Source: Album of Genealogy and Biography, Cook County, Illinois with Portraits 3rd. ed. revised and extended (Chicago: Calumet Book & Engraving Co., 1895), pp. 151-154.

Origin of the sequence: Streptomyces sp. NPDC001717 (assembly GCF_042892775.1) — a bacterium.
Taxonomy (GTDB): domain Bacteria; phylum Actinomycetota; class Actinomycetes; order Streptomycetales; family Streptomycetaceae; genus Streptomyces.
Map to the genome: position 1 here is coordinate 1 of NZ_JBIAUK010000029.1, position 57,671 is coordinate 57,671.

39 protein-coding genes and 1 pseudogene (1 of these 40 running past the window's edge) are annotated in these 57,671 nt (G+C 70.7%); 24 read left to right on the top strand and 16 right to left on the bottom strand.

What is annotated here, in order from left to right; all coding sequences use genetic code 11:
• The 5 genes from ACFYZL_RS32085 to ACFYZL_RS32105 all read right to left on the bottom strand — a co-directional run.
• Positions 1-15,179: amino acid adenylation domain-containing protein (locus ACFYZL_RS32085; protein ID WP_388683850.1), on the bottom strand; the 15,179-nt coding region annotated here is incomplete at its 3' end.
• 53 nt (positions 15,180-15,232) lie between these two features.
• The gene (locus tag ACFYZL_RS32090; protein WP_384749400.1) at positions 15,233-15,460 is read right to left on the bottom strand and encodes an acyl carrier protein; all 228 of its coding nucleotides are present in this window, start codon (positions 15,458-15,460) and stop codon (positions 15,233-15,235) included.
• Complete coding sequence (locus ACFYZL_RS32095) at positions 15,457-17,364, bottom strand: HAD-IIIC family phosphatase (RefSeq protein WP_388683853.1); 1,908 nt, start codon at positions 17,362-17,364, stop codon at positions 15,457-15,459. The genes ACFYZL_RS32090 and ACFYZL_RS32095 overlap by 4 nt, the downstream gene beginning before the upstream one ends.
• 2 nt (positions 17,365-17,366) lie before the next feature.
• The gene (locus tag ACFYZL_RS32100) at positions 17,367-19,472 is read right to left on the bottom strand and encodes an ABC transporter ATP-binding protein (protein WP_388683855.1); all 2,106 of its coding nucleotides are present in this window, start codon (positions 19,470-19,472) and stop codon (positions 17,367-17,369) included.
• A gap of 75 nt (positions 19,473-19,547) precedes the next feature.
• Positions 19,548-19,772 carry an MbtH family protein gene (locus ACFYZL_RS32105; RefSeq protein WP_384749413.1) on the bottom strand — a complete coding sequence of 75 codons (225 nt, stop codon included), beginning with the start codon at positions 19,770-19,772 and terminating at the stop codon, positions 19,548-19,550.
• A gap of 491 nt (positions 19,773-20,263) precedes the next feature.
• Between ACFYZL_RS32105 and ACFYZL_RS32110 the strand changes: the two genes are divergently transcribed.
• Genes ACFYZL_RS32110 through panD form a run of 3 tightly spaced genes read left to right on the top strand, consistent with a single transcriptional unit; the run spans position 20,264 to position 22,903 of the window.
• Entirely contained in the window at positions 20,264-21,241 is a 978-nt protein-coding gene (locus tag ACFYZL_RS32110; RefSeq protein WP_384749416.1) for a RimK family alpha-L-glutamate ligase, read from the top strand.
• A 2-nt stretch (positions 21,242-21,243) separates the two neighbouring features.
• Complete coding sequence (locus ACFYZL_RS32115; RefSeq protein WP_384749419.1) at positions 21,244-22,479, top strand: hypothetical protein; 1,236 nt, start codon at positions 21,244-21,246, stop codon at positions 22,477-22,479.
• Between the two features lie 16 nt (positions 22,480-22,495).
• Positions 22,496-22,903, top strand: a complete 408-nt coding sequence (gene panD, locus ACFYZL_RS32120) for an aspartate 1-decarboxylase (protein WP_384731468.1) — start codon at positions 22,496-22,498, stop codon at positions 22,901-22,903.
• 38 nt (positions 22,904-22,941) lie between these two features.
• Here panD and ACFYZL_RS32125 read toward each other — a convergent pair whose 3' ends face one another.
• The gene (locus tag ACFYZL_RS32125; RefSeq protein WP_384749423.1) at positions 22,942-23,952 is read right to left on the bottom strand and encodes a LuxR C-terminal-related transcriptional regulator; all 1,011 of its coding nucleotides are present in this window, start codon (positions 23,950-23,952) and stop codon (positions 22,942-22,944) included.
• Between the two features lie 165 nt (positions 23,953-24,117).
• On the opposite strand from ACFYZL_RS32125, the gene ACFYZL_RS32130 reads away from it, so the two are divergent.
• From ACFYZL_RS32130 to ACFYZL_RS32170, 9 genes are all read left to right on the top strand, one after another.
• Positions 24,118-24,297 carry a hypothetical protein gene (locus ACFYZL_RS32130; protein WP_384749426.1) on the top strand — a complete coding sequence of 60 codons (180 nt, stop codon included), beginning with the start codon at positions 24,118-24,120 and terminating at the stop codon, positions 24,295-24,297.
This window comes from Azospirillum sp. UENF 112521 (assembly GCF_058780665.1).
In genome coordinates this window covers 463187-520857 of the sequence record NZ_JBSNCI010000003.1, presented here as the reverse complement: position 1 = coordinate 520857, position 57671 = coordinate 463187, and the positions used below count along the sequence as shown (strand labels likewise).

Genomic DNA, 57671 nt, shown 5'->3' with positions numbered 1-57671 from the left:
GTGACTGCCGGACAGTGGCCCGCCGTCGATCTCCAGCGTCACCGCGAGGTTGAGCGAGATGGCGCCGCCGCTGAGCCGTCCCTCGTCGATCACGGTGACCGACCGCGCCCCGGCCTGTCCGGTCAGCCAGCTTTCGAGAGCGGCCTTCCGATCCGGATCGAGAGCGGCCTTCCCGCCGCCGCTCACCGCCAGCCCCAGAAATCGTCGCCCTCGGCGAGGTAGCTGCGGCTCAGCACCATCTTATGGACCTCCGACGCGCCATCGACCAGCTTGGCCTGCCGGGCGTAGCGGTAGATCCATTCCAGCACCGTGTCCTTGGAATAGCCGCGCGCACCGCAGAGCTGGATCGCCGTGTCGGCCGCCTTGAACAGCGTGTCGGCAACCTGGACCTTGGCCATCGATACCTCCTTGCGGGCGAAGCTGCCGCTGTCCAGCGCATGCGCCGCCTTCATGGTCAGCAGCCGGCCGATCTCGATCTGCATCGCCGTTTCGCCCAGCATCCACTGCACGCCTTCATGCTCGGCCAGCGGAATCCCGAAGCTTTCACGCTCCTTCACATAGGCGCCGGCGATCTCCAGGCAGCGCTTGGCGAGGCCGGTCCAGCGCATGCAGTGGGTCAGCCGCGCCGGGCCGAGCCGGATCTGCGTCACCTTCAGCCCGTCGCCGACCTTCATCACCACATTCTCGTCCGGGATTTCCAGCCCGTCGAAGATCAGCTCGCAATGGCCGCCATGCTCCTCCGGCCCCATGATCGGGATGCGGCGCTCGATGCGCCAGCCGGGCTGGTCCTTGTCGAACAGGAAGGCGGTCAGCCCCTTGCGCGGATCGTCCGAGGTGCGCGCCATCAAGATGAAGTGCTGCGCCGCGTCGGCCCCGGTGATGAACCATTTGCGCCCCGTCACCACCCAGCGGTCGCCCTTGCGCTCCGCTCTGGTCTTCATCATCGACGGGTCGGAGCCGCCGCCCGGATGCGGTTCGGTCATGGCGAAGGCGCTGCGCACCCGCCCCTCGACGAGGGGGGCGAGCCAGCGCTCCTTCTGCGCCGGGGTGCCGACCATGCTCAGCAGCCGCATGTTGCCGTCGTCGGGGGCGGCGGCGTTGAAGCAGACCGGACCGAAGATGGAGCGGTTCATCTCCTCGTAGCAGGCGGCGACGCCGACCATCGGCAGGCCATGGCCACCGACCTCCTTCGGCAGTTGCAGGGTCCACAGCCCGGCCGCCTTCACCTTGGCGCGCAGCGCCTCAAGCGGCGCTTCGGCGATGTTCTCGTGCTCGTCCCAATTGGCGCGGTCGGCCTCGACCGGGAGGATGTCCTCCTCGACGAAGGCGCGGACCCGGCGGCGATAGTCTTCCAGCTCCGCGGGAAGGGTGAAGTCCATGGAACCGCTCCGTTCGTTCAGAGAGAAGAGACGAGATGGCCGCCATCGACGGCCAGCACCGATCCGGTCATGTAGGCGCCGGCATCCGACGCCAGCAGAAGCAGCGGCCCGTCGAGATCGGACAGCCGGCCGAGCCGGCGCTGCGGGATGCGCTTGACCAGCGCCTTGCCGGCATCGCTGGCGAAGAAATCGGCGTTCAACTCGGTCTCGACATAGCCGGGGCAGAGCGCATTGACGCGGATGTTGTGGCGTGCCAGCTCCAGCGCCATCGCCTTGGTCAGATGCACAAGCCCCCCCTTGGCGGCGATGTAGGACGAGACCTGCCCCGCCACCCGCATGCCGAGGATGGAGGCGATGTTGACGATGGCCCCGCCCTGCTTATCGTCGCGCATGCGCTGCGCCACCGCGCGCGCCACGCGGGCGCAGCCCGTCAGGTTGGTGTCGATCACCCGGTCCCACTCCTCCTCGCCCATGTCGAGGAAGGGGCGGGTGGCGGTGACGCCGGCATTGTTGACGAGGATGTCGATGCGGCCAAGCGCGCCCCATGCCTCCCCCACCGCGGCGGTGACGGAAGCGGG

JOHN FREDERICK EBERHART, fifth child of Abraham and Esther Eberhart (nee Amend), was born January 21, 1829, at Hickory, Mercer County, Pennsylvania, his early years being busily spent upon his father’s farm, situated in the then new-settlement region. In 1837 he moved with his parents to Big Bend (on the Allegheny), in Venango County, Pennsylvania, still occupying himself with agricultural pursuits, save in winter, which time was given over to district schools. At sixteen he left school, becoming himself a country pedagogue, his first charge being located at the mouth of Oil Creek (near Franklin), Pennsylvania, where, after the manner so eloquently depicted by Eggleston in “The Hoosier Schoolmaster,” he “boarded ‘round” and received his few dollars per month for “teaching the young idea how to shoot.” The following year he took advanced tuition in drawing, writing and flourishing, afterward teaching these accomplishments to others. After some further schoolteaching, and having himself completed the curriculum of the Cottage Hill Academy at Ellsworth, Ohio, he entered Allegheny College, in 1849, whence he graduated July 2, 1853, having, like many another contemporary who has since “made his mark,” worked his way through college by teaching and working upon farms. He always took a leading part in his classes, as well as in many field sports, outlifting, outjumping and outrunning all his several hundred classmates. Perhaps we may allow this to speak as a prophecy of later superior achievements. In oratory he was proficient, as is sufficiently attested by the plaudits of the several thousand auditors who attended his Fourth of July oration near his old home at Rockland, Pa., two days after his graduation. The succeeding fall he assumed the duties of Principal of the Albright Seminary at Berlin, Somerset County, Pennsylvania. This first institution of letters founded by the Evangelical Association developed and prospered under his fostering care. And here a digression is briefly made in order to call attention to the fact that the Rev. H. W. Thomas, now pastor of the People’s Church, Chicago, was a pupil of his at this time. The first serious disappointment in his life work, as Mr. Eberhart had first planned it, occurred after two years’ confinement over school duties, at which juncture several consulting doctors of medicine prognosticated a growing consumption, which he could not outlive beyond a few months at the furthest. Packing up his possessions, he set his face toward the great West, a country destined to give him that abundant measure of renewed life which he has since spent in the interest of others as well as himself. April 15, 1855, was the date of his first coming to Chicago, at which time in the then “Muddy City” he remained only a short interval, on his way to Dixon, Illinois, where for a time he edited and published an early newspaper, called the Dixon Transcript. About this time he also prepared and delivered lectures upon chemistry, natural philosophy, meteorology and astronomy, they being among the first popular lectures to be illustrated by practical apparatus. He also at this period traveled for New York publishing houses, and was largely instrumental in establishing district-school libraries in the state. But, best of all, in this invigorating climate, with its changes of diversified labors, attended by abundance of outdoor sports and healthy exercises, he regained and fortified that healthful virility which through more than three and a-half decades has amply sufficed to keep him well engaged in honorable pursuits; until at this writing, through untiring self-efforts, he stands prominent and time-honored among the early educators of Illinois and the West. On locating in Chicago, he purchased and for three years edited and published, “The Northwestern Home and School Journal,” interspersing such labors by lecturing before and conducting teachers’ institutes, not only in Illinois, but also in other western states, coming thus into personal contact with the leading educators of the day, such as Elihu Burritt, Henry Barnard and Horace Mann. He was elected Superintendent of Schools of Cook County in the fall of 1859. This office he uninterruptedly held for ten years, during which time he earnestly labored to arouse a unanimity of interest and enthusiasm of which our local school history affords no parallel. Our free schools in the county up to this time had never been under proper supervision, and were when he assumed the duties in a neglected condition. But he began a thorough systematic visitation of schools, conferring with teachers and directors, organizing institutes, etc.; until, finding it impossible to secure otherwise the services of adequately qualified teachers, he began his agitation for a county normal school, and with such success, that in 1867 a school was opened at Blue Island, through provisions made by the Board of Supervisors. This school, since removed to Normal, has grown to be a power in the land, being sought by many pupils coming from long distances, and always having a large attendance roll. Among other noteworthy acts we may call to mind the following: Mr. Eberhart was among the organizers of the Illinois State Teachers’ Association, the first seventeen consecutive sessions of which he attended; he assisted in establishing the State Normal University, and in making many valuable changes in the state school law, including the original act authorizing counties to establish normal schools, and was the principal mover in forming the State Association of County Superintendents, which chose him for its first President. As President of the County Board of Education, he was the means of introducing the “kindergarten” into the Cook County Normal School, and also aided in establishing the system of free kindergartens in the city. During all this time he was a member of the American Institute of Instruction, as well as one of the first life members of the National Teachers’ Association. Mr. Eberhart received many overtures to accept professorships and presidents’ chairs in some of our leading institutions of learning, but he always declined, principally because he did not again wish to risk his health and life in such work. Always imbued with a liking for travel and outings, and with generous tastes for a liberal, rational enjoyment and improvement of life and its grand possibilities, after a quarter of a century spent as before briefly indicated, he set about accumulating a fortune out of real estate. At the time of the panic of 1873 he was esteemed one of the millionaires of the city. However, through joint interests with others, which he had to settle, he lost his possessions, but is now again a wealthy man, and is content in making a wise use of his powers and gifts, being a liberal parent and husband, and munificent in charity donations.